🎉 Announcing new lower pricing — up to 40% lower costs for Cloud Servers and Cloud SQL! Read more →

Rubynetes: Getting Helm manifests over the line with Ruby

The Nearly Tool

In the previous parts of this blog series we’ve covered various ways to manipulate and test Kubernetes YAML manifests using Ruby. But what if you’re using Helm to manage your cluster?

Helm helps you manage Kubernetes applications but it can can be frustrating. Not only do you have to generate a new nested YAML file in order to create another set of nested YAML files, but often it won’t quite generate what you want. You’re then stuck with either writing the whole thing out by hand yourself, or trying to get the chart modified to handle your case - usually via yet another addition to the already long list of parameters.

A case in point is the stable/cluster-autoscaler chart which we want to reuse to run the Brightbox Autoscaler on Kubernetes clusters within Brightbox Cloud.

Close But No Cigar

Using the values.yaml file:

  clusterName: kubernetes.cluster.local
cloudProvider: brightbox
  repository: brightbox/cluster-autoscaler-brightbox
  tag: dev
  pullPolicy: Always
  - effect: NoSchedule
    key: node-role.kubernetes.io/master
  v: 4
  stderrthreshold: info
  logtostderr: true
  cluster-name: kubernetes.cluster.local
  skip-nodes-with-local-storage: true
podDisruptionBudget: |
  maxUnavailable: 1
  prometheus.io/scrape: 'true'
  prometheus.io/port: '8085'
  create: true
    cpu: 100m
    memory: 300Mi
    cpu: 100m
    memory: 300Mi
envFromSecret: brightbox-credentials
priorityClassName: "system-cluster-critical"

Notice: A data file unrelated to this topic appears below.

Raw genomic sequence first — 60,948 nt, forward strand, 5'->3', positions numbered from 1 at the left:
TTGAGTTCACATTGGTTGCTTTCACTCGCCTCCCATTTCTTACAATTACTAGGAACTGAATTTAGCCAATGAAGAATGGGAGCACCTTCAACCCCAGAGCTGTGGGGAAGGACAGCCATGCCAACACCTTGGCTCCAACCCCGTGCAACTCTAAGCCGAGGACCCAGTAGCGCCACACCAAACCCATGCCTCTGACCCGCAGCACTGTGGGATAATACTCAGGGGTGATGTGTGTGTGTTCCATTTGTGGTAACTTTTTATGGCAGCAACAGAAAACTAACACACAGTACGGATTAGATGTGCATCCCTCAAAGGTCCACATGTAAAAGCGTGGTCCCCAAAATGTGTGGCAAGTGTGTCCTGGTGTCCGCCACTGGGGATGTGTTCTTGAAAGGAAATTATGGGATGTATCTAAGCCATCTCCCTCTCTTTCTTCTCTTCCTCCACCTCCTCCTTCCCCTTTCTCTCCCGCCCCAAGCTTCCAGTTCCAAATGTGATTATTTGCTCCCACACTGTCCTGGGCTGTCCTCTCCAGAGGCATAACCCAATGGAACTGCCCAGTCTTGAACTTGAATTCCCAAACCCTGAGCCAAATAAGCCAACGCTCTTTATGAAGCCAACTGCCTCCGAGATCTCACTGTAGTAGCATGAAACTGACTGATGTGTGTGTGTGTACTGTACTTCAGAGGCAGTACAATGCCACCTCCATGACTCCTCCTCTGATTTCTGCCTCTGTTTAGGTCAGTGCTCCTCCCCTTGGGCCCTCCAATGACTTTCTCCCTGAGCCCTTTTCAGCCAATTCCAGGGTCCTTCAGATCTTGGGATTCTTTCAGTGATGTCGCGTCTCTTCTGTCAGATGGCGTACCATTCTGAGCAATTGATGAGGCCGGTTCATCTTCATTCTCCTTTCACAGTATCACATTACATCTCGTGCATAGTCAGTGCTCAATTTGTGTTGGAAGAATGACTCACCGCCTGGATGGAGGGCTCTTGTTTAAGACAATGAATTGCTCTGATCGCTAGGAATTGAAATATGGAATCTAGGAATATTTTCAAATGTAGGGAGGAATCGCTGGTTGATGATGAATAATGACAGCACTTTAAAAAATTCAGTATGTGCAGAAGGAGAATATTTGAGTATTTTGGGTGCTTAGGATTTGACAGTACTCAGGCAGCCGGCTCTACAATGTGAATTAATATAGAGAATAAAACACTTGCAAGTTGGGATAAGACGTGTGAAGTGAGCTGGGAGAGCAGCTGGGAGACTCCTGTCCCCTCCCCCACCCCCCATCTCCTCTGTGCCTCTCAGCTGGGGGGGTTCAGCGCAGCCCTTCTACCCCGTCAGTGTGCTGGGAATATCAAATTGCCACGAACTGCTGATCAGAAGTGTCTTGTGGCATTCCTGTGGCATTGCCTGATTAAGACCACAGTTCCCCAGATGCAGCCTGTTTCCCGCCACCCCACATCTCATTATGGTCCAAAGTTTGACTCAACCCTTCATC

dnsPolicy: "Default"

Helm will generate manifests that very nearly run the Brightbox autoscaler. Nearly, but not quite.

I0204 14:08:07.543489       1 leaderelection.go:247] failed to acquire
lease kube-system/cluster-autoscaler
E0204 14:08:10.080196       1 leaderelection.go:331] error
retrieving resource lock kube-system/cluster-autoscaler:
leases.coordination.k8s.io "cluster-autoscaler" is forbidden: User
cannot get resource "leases" in API group "coordination.k8s.io" in the
namespace "kube-system"

So close!

The Patch That Won’t PATCH

The RBAC generator within this version of the chart has a bug in it that doesn’t grant the correct permissions over the lease objects. We need to add

  - apiGroups: ["coordination.k8s.io"]
    resources: ["leases"]
    verbs: ["create"]
  - apiGroups: ["coordination.k8s.io"]
    resourceNames: ["cluster-autoscaler"]
    resources: ["leases"]
    verbs: ["get", "update"]

to the bottom of the list of rules in the ClusterRole resource. We can’t easily do this with a kubectl patch because you’ll notice from the API that the rules list has no merge tag, and can only be replaced in its entirety.

Additionally the chart adds a Service resource that we don’t really have any use for and want to remove. But there isn’t a parameter for that!

Fortunately we can fix both these issues with a little bit of Ruby:

Patching with a Ruby Filter

require 'yaml'

result = []
YAML.load_stream(ARGF) do |resource|